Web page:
Astronomy and Astrophysics, volume 490, 173-178 (2008/10-4)
Asymmetric silicate dust distribution toward the silicate carbon star BM Geminorum.
OHNAKA K., IZUMIURA H., LEINERT C., DRIEBE T., WEIGELT G. and WITTKOWSKI M.
Abstract (from CDS):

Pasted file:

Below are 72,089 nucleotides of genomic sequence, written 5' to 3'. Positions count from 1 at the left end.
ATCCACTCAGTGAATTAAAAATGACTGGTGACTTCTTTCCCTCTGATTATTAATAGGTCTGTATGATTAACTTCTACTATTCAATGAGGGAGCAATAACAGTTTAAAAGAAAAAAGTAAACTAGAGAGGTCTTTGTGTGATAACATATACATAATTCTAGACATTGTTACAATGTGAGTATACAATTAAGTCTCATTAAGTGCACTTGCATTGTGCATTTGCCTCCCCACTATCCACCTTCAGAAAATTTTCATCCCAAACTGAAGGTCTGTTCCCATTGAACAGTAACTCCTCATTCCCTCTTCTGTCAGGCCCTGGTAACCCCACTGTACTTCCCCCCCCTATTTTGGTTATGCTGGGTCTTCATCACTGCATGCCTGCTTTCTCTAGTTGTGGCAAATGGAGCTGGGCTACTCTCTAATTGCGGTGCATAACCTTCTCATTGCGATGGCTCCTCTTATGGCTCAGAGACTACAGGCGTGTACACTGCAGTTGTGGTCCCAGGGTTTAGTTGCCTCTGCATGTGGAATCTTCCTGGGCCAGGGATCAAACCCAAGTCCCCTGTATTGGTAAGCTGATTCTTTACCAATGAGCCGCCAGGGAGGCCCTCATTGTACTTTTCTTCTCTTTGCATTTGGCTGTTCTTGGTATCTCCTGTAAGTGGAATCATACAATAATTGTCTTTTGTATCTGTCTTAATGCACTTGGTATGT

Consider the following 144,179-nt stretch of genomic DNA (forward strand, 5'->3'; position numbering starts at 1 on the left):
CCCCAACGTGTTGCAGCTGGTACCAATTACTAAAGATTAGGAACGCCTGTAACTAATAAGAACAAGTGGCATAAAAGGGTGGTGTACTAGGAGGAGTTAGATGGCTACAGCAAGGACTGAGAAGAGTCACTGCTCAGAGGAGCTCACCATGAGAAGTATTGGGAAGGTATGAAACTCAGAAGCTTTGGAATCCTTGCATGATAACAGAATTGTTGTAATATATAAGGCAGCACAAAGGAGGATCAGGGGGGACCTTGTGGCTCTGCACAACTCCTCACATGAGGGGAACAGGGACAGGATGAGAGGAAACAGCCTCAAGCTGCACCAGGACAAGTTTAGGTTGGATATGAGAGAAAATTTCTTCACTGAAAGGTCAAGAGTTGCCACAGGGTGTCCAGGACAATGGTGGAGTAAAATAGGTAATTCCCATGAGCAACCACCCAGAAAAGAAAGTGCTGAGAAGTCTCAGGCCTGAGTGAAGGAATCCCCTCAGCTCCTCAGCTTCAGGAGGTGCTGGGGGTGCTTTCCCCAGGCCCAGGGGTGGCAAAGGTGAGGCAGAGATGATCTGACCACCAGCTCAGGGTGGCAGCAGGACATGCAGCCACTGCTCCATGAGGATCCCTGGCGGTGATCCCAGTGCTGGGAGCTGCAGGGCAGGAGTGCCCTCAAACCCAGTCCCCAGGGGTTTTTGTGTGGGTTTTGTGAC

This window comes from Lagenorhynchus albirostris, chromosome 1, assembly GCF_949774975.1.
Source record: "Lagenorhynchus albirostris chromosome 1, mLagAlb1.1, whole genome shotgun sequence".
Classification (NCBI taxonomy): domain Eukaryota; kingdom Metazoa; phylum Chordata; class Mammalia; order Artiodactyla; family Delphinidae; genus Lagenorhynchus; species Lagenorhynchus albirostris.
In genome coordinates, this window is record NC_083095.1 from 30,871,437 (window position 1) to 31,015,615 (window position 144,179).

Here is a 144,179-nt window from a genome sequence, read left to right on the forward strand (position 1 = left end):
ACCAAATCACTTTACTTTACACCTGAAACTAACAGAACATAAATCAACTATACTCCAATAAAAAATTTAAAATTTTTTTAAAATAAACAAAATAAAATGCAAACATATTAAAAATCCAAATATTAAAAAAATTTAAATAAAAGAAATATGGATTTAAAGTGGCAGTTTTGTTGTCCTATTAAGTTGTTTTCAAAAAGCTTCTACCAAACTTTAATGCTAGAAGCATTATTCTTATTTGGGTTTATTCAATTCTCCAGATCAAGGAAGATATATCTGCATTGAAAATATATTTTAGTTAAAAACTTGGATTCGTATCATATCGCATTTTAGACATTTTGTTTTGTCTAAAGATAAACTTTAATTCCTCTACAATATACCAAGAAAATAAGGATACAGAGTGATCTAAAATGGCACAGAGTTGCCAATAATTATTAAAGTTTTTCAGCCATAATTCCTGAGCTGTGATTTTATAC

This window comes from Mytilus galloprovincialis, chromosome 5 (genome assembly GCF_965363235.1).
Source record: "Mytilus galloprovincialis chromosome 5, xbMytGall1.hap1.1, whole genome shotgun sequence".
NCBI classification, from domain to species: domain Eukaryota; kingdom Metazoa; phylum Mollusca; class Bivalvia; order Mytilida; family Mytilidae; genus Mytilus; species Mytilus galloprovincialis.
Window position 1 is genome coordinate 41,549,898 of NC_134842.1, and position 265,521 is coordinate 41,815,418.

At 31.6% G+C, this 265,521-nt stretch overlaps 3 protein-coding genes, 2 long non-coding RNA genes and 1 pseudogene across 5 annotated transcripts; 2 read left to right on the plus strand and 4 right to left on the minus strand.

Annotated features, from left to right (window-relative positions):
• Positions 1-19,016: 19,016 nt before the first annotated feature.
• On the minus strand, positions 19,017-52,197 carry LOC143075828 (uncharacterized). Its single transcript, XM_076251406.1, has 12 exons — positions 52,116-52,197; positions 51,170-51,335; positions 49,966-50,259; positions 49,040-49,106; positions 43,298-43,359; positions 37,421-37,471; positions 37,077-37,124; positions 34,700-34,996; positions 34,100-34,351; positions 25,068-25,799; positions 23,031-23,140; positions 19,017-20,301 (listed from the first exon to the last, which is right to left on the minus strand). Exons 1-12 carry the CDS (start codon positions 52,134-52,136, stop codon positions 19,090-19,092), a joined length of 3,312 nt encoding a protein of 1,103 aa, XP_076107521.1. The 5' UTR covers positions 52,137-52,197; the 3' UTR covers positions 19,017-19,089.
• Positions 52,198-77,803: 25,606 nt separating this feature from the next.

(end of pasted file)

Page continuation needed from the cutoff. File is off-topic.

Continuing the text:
Despite their carbon-rich photospheres, silicate carbon stars show 10 µm silicate emission. They are considered to have circumbinary or circum-companion disks, which serve as a reservoir of oxygen-rich material shed by mass loss in the past. We present N-band spectro-interferometric observations of the silicate carbon star BM Gem using MIDI at the Very Large Telescope Interferometer (VLTI). Our aim is to probe the spatial distribution of oxygen-rich dust at high spatial resolution. Using the UT2-UT3 and UT3-UT4 configurations, BM Gem was observed with VLTI/MIDI at 44-62m baselines. The N-band visibilities observed for BM Gem decrease steeply between 8 and ∼10µm and increase gradually longward of ∼10µm, reflecting the optically thin silicate emission feature emanating from sub-micron-sized amorphous silicate grains. The differential phases obtained at baselines of ∼44-46m show significant non-zero values (~-70°) in the central part of the silicate emission feature between ∼9 and 11µm, revealing a photocenter shift and the asymmetric nature of the silicate emitting region. The observed N-band visibilities and differential phases can be described adequately by a simple geometrical model in which the unresolved star is surrounded by a ring with azimuthal brightness modulation. The best-fit model is characterized by a broad ring (∼70mas across at 10µm) with a bright region offset from the unresolved star by ∼20mas at a position angle of ∼280°. This model can be interpreted as a system with a circum-companion disk and is consistent with the spectroscopic signatures of an accretion disk around an unseen companion, which were discovered in the violet spectrum of BM Gem.